But golf lends itself to longevity and the big, powerful Namibian is at Glendower this week for a crack at the 105th edition of the championship, now sponsored by BMW and proudly hosted by the City of Ekurhuleni.
“As a former winner I’m still exempt, but it’s the only event I’ll play out here this summer,” he says. “Next week I’m visiting family in Namibia and then it’s back to America, where I’m still chasing my dream on the Champions Tour.”
It is said that you can print your own money on the extremely competitive Champions Tour if you’re fortunate enough and good enough to be fully exempt.
The purses are huge and the fields relatively small, but Dodds is not exempt.
That means he has to try and qualify each week, and even then, qualifying is by no means easy.
“The field is restricted to players who have either won on the PGA Tour or have made 150 cuts, so it’s not just anyone who can try their luck,” Dodds said.
“There may be 50 or 60 guys each week trying for four or five spots. I was only successful once last year in 10 or 11 tries. You need to shoot the lights out to get into tournaments.
“If you don’t shoot 65 or 66, you don’t get in. Period. But I’ll keep trying. I’m hitting the ball really well and although I was struggling with my chipping, David Frost gave me a tip the other day and, like overnight, the change was amazing. So I’m upbeat about this week and upbeat about being back on tour in America.”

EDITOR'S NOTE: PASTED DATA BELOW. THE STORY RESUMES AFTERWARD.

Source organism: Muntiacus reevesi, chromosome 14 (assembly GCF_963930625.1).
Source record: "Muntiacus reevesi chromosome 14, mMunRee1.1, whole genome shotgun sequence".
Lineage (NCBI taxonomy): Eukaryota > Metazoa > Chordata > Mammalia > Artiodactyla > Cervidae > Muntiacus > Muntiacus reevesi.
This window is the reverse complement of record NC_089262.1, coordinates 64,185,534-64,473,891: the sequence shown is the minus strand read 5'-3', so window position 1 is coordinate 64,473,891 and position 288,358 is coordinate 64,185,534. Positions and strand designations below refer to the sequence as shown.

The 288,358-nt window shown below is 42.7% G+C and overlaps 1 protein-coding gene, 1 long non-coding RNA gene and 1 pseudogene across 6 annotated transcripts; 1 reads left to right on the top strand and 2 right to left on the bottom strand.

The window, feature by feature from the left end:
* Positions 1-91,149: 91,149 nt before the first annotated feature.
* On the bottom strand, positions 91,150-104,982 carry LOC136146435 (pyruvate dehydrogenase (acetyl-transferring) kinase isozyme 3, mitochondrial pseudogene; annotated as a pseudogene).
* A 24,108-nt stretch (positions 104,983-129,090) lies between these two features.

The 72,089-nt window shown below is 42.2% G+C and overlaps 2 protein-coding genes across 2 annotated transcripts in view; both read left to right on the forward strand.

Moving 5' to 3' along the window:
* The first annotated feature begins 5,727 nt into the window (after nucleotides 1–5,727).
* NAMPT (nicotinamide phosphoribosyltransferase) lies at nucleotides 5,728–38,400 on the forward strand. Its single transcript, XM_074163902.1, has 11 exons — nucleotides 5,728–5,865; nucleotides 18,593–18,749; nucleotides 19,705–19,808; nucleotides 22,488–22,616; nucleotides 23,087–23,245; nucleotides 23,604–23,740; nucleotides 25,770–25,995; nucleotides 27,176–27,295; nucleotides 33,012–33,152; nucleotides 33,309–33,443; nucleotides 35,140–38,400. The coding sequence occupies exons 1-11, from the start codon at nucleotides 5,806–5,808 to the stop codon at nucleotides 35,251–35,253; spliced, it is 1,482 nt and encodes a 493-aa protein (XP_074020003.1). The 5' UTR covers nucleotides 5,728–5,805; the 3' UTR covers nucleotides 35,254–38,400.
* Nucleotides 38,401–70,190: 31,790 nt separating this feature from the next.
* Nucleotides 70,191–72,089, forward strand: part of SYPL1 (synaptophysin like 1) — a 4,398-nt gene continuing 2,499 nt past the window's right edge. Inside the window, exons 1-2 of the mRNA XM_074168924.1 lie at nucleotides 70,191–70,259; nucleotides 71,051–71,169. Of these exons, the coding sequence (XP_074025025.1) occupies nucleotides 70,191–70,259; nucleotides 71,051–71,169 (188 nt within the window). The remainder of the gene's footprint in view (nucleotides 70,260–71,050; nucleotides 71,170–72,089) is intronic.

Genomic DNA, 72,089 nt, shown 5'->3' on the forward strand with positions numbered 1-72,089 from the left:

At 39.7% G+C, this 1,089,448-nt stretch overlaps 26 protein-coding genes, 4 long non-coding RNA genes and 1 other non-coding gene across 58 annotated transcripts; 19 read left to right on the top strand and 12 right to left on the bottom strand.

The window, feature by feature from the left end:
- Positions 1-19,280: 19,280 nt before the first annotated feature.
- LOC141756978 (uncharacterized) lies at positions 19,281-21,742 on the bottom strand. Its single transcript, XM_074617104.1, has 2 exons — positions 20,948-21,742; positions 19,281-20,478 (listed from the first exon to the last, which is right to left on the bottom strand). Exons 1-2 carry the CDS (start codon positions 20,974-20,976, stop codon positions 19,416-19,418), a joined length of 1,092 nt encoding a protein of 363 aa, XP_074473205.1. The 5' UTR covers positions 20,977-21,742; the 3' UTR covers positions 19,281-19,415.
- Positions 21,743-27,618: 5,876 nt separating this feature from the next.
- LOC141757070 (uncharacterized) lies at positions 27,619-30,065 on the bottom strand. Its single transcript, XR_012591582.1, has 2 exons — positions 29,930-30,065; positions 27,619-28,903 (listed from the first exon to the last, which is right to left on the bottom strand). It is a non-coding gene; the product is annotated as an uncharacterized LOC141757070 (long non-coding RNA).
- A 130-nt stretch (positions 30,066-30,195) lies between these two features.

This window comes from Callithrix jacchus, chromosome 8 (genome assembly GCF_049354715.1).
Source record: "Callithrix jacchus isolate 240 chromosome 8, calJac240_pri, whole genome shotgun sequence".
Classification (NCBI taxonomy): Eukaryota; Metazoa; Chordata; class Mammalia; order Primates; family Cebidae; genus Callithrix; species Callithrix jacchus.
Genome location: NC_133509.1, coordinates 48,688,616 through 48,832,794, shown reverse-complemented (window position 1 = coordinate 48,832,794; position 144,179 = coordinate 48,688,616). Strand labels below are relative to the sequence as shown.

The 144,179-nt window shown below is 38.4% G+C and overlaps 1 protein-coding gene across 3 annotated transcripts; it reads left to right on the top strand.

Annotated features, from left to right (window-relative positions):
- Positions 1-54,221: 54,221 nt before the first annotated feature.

Dodds’ career has seen him win 15 times on four different Tours – he outgunned Scott Verplank in a play-off at the 1998 Greater Greensboro Chrysler Classic for his PGA Tour breakthrough and won on the Nationwide Tour, the Sunshine Tour and the Canadian Tour. In fact, he topped the Canadian Tour Order of Merit both in 1995 and 1996 and won the Canadian PGA and the Canadian Open before it became part of the PGA Tour schedule.
Now, he feels, he’s still going strong even though he has to live in hope from week to week on the Champions Tour.
“I might not have the power game I once had, but I do have an accurate game and I’m still chasing my dream of winning in the United States,” he said.
“Then I definitely will be exempt. In the meantime, a solid week here at Glendower can only do me the world of good. You know this game: it’s a confidence thing.”
Dodds lives in Florida and has two daughters at college and an eight-year-old adopted son, Vaughan, who he says is sports mad and excels at anything he puts his hand to.
“He’s lucky he hasn’t got my genes,” Trevor says with a twinkle in his eye.
With a father still bursting with energy at 56, with goals in mind and dreams of still winning, the youngster certainly has an ‘old man’ he can be proud of.